In order to cremate a body you need high heat and good airflow for a considerable amount of time. To achieve this there will ideally be some kind of platform for the bodies to rest on with the fire built underneath this, and then combustible material placed on and around the bodies. If a reusable platform can be built all the better. Piles of bricks or rubble crisscrossed with metal posts or beams, or a metal bed frame would be one way of saving precious fuel, a pyre for multiple bodies is going to take a great deal of it. Regardless of how you construct your pyre the bodies need to be well off the ground or they will not combust effectively, there has to be good airflow all around to get anywhere near complete combustion.
Open cremation is still practiced in many cultures. It is far less labour intensive and has the advantage that germs and disease are destroyed, but as people across the world who have used fire to destroy evidence of crimes have found, bodies do not burn that well. You may need to add an accelerant at certain points during the cremation to make sure that nothing survives the fire.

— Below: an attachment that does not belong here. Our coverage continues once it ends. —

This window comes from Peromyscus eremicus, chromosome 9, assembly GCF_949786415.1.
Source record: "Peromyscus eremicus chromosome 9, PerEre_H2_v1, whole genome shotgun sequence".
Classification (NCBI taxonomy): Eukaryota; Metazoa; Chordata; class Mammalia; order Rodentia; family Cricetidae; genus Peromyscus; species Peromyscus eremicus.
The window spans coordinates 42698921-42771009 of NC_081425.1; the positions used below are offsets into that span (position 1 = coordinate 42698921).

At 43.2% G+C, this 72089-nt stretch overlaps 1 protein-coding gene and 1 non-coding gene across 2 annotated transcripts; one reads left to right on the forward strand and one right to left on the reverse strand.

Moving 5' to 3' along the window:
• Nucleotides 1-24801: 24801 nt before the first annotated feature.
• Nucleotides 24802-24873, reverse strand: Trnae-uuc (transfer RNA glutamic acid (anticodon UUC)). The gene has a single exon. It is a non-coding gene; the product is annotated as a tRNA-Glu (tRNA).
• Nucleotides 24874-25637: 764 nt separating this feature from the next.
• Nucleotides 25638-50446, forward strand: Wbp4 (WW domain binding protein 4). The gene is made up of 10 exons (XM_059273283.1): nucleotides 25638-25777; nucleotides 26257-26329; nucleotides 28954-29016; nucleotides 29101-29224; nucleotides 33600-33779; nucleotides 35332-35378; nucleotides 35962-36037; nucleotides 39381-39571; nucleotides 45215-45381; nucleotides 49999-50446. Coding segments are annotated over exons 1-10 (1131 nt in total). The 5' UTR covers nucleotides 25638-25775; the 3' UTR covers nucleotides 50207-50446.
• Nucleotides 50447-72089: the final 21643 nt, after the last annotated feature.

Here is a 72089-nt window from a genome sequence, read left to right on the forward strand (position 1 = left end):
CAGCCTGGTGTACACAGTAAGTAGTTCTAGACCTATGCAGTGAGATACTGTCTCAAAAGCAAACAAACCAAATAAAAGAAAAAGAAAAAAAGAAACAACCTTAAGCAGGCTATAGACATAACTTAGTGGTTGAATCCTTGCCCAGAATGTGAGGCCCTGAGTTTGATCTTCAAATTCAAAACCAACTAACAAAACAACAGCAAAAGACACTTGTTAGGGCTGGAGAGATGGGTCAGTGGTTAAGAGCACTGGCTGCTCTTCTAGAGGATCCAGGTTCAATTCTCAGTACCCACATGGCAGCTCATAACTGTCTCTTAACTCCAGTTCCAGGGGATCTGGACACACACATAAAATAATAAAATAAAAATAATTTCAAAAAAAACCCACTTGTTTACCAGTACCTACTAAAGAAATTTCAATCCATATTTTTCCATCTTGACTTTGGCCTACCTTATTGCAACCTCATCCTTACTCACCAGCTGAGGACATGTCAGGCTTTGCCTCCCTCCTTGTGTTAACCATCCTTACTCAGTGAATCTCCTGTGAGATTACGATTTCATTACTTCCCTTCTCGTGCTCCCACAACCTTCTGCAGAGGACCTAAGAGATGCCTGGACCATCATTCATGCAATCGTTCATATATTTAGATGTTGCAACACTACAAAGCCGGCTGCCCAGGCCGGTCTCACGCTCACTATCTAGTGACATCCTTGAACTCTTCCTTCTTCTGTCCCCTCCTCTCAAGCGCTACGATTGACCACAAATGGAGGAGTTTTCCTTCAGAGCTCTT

A Dakota fire pit, is much more labour intensive that an open cremation but uses far less fuel and due to its construction burns much hotter than an open pyre.
Obviously ignore the sizes on the diagram above, that’s just included to show you a cross-section through the pit.
The pit should be at least a foot bigger than the body all around and there should be four air vents around it, one each side, one at the head end and one at the foot. Non-combustible materials should be placed at the bottom of the pit and the fire built on top of this, and the body placed on top of the combustible material used to make the fire.